September 2021
Volume 21, Issue 9
Open Access
Vision Sciences Society Annual Meeting Abstract  |   September 2021
The relative coding strength of color and form in the human ventral visual pathway and convolutional neural networks
Author Affiliations & Notes
  • JohnMark Taylor
    Harvard University
  • Yaoda Xu
    Yale University
  • Footnotes
    Acknowledgements  This research was supported by a National Science Foundation Graduate Research Fellowship (DGE1745303) to J.T., a National Institute of Health Grant (1R01EY030854) to Y.X., and a NIH Shared Instrumentation Grant to Harvard Center for Brain Science (S10OD020039).
Journal of Vision September 2021, Vol.21, 1845. doi:https://doi.org/10.1167/jov.21.9.1845
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      JohnMark Taylor, Yaoda Xu; The relative coding strength of color and form in the human ventral visual pathway and convolutional neural networks. Journal of Vision 2021;21(9):1845. doi: https://doi.org/10.1167/jov.21.9.1845.

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      © ARVO (1962-2015); The Authors (2016-present)

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Abstract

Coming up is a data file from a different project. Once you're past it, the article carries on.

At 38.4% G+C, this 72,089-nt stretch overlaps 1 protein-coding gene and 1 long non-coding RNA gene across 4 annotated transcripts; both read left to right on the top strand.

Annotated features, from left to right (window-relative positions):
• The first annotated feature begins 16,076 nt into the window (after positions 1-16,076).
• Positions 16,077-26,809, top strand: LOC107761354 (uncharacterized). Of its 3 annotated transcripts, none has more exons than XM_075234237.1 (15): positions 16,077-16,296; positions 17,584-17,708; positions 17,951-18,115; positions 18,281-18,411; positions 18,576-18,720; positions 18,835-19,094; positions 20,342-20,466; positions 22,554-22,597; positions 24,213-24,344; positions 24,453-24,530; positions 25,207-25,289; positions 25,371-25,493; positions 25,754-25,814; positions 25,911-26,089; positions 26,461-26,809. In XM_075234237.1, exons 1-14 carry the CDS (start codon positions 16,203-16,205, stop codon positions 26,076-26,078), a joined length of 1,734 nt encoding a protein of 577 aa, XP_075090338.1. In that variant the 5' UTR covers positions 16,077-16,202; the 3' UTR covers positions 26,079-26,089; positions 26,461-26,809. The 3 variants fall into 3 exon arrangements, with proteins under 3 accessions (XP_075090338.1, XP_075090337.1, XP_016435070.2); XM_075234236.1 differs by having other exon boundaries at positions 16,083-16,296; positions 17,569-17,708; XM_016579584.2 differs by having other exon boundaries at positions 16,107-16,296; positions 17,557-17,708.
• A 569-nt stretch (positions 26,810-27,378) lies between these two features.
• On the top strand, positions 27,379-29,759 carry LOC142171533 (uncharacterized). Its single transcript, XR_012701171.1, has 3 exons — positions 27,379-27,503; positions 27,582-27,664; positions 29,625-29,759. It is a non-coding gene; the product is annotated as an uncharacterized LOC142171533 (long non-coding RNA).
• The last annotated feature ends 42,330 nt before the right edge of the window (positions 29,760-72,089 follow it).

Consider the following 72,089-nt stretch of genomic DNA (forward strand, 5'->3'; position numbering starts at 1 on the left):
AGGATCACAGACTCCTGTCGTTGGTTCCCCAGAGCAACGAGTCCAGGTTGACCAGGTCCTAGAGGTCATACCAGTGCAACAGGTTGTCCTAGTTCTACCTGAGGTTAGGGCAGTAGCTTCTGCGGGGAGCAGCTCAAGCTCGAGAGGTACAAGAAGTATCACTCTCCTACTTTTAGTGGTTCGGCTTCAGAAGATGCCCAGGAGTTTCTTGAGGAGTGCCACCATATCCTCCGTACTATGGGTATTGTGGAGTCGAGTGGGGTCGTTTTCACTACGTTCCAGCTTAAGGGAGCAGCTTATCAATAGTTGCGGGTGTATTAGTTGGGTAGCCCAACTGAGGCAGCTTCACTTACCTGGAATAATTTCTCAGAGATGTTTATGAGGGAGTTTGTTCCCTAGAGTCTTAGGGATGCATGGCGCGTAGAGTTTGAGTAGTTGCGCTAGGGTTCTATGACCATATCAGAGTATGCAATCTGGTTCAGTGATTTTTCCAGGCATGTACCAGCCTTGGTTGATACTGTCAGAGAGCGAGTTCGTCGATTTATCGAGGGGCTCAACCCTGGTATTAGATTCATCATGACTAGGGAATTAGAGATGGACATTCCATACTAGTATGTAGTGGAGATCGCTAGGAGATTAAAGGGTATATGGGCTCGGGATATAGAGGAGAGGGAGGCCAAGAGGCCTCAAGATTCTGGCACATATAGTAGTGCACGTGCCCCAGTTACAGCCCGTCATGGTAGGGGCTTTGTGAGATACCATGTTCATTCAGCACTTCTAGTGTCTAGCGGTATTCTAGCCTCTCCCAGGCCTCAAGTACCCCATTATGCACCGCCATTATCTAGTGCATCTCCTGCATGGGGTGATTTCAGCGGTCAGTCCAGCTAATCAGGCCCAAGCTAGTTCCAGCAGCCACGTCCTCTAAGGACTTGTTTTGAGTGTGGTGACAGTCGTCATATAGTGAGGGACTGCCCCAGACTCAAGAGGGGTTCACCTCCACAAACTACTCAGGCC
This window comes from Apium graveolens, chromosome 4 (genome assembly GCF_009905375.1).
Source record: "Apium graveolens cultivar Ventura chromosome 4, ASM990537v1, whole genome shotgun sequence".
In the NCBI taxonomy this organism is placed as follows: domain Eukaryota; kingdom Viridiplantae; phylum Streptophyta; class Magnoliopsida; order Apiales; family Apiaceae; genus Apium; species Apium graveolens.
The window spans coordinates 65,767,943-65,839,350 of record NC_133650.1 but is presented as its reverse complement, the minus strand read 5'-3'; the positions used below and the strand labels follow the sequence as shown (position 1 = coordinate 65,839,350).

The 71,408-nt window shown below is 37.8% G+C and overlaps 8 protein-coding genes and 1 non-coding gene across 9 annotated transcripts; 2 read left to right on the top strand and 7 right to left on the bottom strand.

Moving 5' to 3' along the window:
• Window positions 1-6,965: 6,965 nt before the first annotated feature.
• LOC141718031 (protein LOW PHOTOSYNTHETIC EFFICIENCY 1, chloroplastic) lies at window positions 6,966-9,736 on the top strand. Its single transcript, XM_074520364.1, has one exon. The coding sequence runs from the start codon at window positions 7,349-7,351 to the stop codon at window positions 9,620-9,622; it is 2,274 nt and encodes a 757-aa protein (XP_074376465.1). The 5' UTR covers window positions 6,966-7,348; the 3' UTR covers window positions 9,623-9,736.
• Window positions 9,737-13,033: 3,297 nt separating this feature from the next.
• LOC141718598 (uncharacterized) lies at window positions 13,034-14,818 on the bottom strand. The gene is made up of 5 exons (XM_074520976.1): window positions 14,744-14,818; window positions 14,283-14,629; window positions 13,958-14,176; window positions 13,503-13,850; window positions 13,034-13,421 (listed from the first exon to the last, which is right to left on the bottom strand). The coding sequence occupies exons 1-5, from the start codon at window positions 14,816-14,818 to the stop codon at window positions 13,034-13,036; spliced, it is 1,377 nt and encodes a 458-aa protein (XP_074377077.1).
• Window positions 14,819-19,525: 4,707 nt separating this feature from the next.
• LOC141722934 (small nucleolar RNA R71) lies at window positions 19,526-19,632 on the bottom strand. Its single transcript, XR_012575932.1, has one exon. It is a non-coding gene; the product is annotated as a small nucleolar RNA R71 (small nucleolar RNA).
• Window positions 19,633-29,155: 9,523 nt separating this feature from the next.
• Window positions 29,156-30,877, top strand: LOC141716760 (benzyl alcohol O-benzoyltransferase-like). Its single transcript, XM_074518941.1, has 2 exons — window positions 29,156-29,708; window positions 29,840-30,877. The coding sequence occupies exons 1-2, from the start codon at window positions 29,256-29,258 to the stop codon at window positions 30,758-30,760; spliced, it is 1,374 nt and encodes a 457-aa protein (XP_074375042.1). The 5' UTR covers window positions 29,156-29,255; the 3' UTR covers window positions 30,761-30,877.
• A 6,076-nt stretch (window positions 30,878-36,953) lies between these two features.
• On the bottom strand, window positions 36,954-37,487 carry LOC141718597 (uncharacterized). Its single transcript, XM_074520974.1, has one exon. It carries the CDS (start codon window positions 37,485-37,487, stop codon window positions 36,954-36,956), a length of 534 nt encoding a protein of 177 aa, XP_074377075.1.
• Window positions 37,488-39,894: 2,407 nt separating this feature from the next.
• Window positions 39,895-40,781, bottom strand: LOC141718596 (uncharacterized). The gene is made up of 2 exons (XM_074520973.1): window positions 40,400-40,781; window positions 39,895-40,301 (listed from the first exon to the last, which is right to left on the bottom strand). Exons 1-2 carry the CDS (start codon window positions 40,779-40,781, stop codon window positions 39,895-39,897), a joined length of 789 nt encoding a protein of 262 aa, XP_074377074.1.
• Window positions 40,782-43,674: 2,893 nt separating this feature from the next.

Color and form information are encoded throughout the human ventral visual hierarchy, and throughout the different processing layers of many convolutional neural networks (CNNs). However, these properties are often studied in isolation, leaving open the question of how they are encoded together. Here, we examine the relative coding strength of these two features in brain regions and CNN layers (i.e., how strongly each influences the representational geometry), and how this changes over the course of processing (i.e., from lower to higher visual regions and from lower to higher CNN layers). We collected fMRI responses from human V1, V2, V3, V4, and LOC to stimulus sets that each varied in their color and form features. We also collected the responses of multiple ImageNet-trained CNNs to the same stimuli. In Experiment 1, when orientation, a simple form feature, was varied, we found that color coding became increasingly dominant relative to form over the course of processing. By contrast, in Experiment 2, when curvature, a more complex form feature, was varied, form coding became increasingly more dominant relative to color over the course of processing. We observed qualitatively similar results in both the human brain and in CNNs, indicating that, relative to color coding, orientation coding decreases and curvature coding increases during visual processing. That said, despite similarities in the relative coding strengths of these features, CNNs and the human brain differed in how the absolute coding strengths of these features evolve during processing. Additionally, these similarities disappear in untrained CNNs, suggesting they arise from training the networks to recognize objects. Together, these results unveil how color and form jointly shape the visual representational space in both the human visual system and CNNs over the course of processing.

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